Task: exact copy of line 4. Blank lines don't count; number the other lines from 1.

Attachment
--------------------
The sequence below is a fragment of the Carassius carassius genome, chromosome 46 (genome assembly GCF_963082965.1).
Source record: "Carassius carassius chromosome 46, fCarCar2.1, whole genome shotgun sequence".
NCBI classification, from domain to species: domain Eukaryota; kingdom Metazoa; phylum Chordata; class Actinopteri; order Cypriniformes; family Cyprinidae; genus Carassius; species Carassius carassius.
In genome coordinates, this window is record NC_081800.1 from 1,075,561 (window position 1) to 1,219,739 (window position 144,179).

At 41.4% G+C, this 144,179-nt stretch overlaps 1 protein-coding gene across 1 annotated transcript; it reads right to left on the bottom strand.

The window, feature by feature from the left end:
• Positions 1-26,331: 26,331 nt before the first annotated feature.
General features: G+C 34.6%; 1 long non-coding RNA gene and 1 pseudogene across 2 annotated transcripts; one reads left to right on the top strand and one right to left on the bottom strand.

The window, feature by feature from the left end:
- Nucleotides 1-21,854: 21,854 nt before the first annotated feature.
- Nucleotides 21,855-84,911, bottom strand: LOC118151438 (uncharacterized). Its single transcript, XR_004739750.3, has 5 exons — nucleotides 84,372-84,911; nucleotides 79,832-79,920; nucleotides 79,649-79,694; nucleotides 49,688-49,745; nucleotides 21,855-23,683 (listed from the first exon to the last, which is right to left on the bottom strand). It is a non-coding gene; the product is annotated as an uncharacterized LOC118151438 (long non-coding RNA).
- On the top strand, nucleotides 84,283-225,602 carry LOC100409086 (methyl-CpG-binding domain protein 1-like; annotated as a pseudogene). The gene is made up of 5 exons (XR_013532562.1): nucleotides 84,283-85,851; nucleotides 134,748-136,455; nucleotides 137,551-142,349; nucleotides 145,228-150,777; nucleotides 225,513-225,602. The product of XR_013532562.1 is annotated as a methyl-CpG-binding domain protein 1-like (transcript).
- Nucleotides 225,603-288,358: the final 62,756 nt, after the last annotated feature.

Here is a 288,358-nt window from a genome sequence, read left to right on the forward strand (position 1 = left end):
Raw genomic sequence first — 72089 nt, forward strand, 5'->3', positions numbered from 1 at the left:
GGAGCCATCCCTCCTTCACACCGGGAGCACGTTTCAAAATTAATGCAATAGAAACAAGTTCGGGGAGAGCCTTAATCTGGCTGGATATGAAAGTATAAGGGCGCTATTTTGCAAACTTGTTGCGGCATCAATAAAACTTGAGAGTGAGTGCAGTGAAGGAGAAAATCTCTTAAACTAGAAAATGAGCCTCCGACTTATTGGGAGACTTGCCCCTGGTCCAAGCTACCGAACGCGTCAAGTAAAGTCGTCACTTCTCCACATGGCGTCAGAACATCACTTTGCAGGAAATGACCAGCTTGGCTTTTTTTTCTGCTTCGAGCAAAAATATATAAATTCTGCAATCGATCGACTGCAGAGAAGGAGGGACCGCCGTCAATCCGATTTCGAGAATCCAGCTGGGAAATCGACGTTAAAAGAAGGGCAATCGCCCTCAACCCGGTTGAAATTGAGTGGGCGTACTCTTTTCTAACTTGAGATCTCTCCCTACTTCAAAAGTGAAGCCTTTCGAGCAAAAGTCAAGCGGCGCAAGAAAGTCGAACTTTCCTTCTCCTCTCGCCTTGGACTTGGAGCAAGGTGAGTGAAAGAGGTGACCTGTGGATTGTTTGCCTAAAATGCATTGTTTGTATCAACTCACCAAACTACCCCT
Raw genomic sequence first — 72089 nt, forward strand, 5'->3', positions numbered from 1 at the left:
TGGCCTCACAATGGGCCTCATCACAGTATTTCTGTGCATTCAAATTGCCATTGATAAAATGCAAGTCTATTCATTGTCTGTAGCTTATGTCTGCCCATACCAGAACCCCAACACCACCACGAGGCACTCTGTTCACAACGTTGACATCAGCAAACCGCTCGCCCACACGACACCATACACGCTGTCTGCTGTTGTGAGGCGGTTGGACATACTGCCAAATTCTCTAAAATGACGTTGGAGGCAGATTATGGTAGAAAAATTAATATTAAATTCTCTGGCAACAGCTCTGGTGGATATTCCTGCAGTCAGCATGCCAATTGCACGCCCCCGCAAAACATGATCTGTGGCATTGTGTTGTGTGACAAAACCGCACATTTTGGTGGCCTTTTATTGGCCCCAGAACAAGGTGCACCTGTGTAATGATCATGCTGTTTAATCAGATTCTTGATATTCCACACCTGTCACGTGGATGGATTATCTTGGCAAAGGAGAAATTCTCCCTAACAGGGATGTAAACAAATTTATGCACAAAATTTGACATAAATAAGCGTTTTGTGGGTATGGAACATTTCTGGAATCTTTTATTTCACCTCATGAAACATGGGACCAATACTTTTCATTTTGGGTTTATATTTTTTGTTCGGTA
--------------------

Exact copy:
In genome coordinates, this window is record NC_081800.1 from 1,075,561 (window position 1) to 1,219,739 (window position 144,179).